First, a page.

Michael’s Thoughts: I really love this car. It looks really nice, very angular and sporty, which fits, because it really does feel sporty. The engine is a bit sleepy when you go to hammer the throttle, but otherwise it’s really fun to drive. It might not be as advanced technically as some other cars, because it’s not a new model, but if it’s this nice of an experience, I don’t mind – it’s fun, wicked in the corners, and looks incredible. It’ll be really hard to decide whether I like the Arion or the Baumhaer better.

Gabi’s Thoughts: On balance, I think I feel about the same as the Baumhaer as I do about the Arion. Its compact size is a lot more practical than the Arion, the liftback is really nice, and it’s a lot nicer to drive, but running costs are a bit higher and it’s not as efficient. They’re even almost exactly the same price! It’s not an easy job for either of us.

Westland Wayfarer LTX - @Kyorg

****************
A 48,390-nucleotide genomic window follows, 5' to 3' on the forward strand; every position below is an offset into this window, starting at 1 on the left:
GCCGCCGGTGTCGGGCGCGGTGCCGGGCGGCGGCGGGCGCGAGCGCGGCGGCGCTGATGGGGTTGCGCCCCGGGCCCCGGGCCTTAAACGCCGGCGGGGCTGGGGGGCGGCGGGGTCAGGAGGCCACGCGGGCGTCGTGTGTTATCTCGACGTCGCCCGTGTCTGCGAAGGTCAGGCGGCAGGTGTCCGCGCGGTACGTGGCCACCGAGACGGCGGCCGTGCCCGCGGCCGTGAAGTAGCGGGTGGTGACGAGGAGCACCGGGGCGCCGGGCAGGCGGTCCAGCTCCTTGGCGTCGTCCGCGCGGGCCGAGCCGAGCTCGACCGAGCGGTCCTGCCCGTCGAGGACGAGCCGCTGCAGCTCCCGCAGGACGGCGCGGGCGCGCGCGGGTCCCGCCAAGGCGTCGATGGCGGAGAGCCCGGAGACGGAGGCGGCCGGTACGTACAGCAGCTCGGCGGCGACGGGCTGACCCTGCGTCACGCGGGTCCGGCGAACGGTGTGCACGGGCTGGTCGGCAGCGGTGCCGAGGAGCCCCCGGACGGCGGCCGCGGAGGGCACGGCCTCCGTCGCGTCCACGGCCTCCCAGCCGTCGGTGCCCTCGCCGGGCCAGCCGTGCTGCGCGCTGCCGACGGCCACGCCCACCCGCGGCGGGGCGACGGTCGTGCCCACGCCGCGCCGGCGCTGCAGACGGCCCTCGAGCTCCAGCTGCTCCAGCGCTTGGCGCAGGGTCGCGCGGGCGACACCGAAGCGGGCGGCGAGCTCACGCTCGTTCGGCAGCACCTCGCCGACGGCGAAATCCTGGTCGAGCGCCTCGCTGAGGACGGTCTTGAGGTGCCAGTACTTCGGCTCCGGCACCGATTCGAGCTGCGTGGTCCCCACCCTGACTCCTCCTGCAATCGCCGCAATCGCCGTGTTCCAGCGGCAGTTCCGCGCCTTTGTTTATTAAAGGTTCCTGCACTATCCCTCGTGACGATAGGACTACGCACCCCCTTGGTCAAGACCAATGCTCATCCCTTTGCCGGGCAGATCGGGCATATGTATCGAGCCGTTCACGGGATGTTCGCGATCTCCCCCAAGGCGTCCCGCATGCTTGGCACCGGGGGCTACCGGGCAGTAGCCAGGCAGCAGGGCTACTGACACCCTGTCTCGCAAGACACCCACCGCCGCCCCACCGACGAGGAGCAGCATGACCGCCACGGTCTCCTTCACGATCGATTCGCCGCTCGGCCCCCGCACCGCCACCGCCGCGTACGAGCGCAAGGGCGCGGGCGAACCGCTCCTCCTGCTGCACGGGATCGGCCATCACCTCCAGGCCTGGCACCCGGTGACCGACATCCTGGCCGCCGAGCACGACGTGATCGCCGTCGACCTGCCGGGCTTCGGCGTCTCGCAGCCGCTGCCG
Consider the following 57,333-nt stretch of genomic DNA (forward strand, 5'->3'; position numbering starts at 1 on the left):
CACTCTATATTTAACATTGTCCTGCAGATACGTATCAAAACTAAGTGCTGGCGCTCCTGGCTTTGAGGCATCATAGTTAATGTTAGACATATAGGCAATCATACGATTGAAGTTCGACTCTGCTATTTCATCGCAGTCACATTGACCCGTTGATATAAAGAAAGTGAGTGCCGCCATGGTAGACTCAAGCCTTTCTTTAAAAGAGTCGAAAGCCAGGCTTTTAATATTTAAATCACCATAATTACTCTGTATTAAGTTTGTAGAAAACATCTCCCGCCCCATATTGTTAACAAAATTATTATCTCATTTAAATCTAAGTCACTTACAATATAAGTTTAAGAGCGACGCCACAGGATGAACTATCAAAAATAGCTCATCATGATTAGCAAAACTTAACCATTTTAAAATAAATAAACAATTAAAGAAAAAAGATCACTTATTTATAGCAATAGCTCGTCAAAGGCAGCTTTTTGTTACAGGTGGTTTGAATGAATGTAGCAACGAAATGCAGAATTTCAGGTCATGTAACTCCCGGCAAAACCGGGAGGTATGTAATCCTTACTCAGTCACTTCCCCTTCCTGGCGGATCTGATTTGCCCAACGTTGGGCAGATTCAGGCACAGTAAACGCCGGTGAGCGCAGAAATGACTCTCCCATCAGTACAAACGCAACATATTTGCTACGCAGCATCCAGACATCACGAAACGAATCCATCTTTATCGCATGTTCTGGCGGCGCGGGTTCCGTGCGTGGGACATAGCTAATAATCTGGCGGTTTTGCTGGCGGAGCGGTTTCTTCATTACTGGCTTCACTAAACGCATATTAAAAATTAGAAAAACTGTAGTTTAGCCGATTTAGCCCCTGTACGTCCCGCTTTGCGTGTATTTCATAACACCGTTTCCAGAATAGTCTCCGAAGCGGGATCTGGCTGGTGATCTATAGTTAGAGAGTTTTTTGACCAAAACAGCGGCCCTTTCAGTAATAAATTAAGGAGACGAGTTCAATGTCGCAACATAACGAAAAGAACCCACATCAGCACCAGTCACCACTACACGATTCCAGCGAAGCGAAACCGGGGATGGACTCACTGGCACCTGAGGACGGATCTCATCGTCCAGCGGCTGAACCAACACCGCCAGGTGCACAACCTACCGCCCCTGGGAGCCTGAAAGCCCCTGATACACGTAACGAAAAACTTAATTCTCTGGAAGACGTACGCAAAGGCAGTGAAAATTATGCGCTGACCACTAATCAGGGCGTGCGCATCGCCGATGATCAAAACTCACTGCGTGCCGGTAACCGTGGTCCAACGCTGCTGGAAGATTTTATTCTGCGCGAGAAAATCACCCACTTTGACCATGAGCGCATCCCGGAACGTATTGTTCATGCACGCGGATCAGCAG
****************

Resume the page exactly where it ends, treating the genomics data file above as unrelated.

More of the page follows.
Michael’s Thoughts: With the Reduit, you had really solid offroading, and with the Regal, you had really good looks, and with the Westland, you get, well, both, really. It looks like a classic offroader, but has those rounded edges and curves you expect from a modern car. And given its size and giant tires, it should be as good offroad as it looks.

Gabi’s Thoughts: There’s a lot to like about the Westland. It’s reliable, pretty cheap to service, very safe, and fairly drivable, so it makes me sad to say that the size, high floor and fuel economy does it in for me. Cheaper cars do what I want better.

Swanson 400 91 437AFP - @Ludvig

Michael’s Thoughts: It’s a comfortable car, for sure, but it’s funny, all the time when I was sitting inside of it on the test drive, I was thinking about the Cabirou. The Swanson might be sharper in the corners, it might be a more premium size, and I love its modern looks, but the Cabirou’s ride is just impossible to touch.

Gabi’s Thoughts: I’m thinking of the Cabirou too, but mostly in terms of its livability and price. It’s cheaper to service, more efficient, and easier to drive, for almost 5.000 AMU less… the Swanson’s not bad, I actually quite like it, but I like what cheaper cars can do better.

After some final deliberations, the two write up their individual lists:

Michael’s List:


  • Baumhauer Vier
  • Arion Cormorant 190I
  • Westland Wayfarer LTX